Edward Frederic Benson
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Created: February 2017
| Updated: February 2017
Edward Frederic Benson (July 24, 1867 – February 29, 1940) was an English novelist, biographer, memoirist and short story writer, known professionally as E.F. Benson. His friends called him Fred.
E.F. Benson was born at Wellington College in Berkshire, the fifth child of the headmaster, Edward White Benson (later Chancellor of Lincoln Cathedral, Bishop of Truro and Archbishop of Canterbury), and Mary Sidgwick Benson ("Minnie"), who was described by William Ewart Gladstone as the 'cleverest woman in Europe' and after her husband's death set up a lesbian household with Lucy Tait, daughter of the previous Archbishop of Canterbury, Archibald Campbell Tait .
Benson was the younger brother of A. C. Benson(Arthur Christopher Benson) , who wrote the words to Land of Hope and Glory, Monsignor Robert Hugh Benson, author of several novels and Catholic apologetic works, and Margaret Benson (Maggie) an amateur Egyptologist. Two other siblings died young.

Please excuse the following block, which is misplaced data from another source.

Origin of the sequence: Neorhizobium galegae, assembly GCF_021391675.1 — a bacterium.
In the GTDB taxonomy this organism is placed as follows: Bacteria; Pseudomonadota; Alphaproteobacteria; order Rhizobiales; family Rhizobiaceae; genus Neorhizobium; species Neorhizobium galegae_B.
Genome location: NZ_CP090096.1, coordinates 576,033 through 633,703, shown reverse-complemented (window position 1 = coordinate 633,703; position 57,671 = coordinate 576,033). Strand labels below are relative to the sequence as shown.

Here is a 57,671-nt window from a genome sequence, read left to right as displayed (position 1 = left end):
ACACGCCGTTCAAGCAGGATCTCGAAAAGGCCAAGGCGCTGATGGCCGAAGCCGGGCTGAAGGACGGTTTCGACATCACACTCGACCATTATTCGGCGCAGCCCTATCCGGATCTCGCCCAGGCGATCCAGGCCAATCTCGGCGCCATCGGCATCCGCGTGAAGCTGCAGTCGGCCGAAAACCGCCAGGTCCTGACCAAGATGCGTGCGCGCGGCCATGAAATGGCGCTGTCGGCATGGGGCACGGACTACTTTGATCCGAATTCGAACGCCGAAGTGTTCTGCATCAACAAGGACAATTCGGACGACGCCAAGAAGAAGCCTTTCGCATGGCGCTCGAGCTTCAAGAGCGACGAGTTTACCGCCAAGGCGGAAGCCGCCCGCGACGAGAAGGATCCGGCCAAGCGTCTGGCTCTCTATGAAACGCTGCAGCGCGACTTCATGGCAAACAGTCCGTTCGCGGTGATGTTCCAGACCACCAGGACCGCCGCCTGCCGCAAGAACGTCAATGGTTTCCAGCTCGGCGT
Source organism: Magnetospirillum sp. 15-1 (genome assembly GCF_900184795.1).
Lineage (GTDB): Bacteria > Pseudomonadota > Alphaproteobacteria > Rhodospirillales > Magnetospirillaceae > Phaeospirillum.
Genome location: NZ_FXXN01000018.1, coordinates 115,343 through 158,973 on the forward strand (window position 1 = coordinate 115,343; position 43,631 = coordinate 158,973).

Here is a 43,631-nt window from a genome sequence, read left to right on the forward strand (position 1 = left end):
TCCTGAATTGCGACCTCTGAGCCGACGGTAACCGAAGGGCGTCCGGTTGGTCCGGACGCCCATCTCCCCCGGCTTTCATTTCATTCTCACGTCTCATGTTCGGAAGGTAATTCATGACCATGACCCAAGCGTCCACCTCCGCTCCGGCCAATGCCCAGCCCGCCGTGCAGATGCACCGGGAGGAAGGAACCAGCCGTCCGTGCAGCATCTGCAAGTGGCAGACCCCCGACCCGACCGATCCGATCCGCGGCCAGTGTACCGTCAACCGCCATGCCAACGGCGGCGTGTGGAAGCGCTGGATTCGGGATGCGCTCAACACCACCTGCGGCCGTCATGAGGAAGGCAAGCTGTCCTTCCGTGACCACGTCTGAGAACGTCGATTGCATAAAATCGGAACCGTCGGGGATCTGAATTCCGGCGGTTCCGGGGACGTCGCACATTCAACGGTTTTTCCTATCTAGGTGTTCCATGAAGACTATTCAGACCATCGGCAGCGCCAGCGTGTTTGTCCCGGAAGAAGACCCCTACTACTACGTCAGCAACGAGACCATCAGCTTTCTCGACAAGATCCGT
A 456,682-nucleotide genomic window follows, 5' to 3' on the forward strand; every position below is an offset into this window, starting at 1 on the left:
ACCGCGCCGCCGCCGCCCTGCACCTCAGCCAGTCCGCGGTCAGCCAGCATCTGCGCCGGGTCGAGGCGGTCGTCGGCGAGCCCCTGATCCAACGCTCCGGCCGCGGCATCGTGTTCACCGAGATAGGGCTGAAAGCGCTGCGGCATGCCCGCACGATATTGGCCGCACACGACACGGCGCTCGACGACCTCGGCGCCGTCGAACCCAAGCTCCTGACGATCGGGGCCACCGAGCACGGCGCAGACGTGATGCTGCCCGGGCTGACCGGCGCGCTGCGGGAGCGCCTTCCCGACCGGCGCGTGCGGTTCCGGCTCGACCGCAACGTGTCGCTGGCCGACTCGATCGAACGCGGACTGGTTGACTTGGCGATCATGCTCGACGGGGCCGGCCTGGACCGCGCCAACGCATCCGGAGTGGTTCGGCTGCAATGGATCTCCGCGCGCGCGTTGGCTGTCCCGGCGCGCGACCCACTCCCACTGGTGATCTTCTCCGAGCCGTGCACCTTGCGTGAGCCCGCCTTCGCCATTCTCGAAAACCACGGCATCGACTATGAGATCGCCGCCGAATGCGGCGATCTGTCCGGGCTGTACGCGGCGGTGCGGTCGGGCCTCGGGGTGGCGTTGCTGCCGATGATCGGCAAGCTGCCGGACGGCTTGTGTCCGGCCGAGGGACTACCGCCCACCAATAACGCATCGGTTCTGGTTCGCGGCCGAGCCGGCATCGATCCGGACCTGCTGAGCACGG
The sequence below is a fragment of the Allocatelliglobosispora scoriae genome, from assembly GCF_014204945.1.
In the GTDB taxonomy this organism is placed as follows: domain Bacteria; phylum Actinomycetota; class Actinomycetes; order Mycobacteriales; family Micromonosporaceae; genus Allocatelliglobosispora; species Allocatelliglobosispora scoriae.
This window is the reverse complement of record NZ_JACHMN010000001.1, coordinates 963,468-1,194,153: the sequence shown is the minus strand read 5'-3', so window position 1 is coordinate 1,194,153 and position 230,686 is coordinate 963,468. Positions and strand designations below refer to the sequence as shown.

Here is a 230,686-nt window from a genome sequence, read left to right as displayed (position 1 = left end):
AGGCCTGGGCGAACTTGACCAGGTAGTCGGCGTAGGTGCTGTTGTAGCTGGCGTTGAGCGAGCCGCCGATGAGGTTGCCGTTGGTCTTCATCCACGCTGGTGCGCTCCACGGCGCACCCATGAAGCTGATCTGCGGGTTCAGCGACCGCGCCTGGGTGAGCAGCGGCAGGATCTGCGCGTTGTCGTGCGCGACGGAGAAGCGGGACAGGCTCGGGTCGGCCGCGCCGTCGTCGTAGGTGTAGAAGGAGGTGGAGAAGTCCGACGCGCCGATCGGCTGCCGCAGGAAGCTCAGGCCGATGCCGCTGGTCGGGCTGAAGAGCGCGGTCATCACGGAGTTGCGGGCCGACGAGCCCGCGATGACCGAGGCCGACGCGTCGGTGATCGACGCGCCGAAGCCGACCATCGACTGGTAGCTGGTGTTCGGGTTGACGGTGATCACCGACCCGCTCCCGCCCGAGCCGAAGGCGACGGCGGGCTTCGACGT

. F. Benson was an excellent athlete, and represented England at figure skating. He was a precocious and prolific writer, publishing his first book while still a student. Nowadays he is principally known for his Mapp and Lucia series about Emmeline "Lucia" Lucas and Elizabeth Mapp.
The principal setting of four of the Mapp and Lucia books is a town called Tilling, which is recognizably based on Rye, East Sussex, where Benson lived for many years and served as mayor from 1934 (he moved there in 1918). Benson's home, Lamb House, served as the model for Mallards, Lucia's home in some of the Tilling series. There really was a handsome 'Garden Room' adjoining the street but, unfortunately, it was destroyed by a bomb in the Second World War. Lamb House attracted writers: it was earlier the home of Henry James, and later of Rumer Godden.
In London, Benson also lived at 395 Oxford Street, W1 (now the branch of Russell & Bromley just west of Bond Street Underground Station), 102 Oakley Street, SW3, and 25 Brompton Square, SW3, where much of the action of Lucia in London takes place and where English Heritage placed a Blue Plaque in 1994.
Benson died in 1940 of throat cancer in University College Hospital, London.
Benson's first book was "Sketches from Marlborough" . He started his novel writing career with the (then) fashionably controversial "Dodo" (1893), and he followed it with a variety of satire and romantic melodrama. The Mapp and Lucia series, written relatively late in his career, consists of six novels and three short stories.
Lovecraft himself spoke highly of Benson and his following short stories.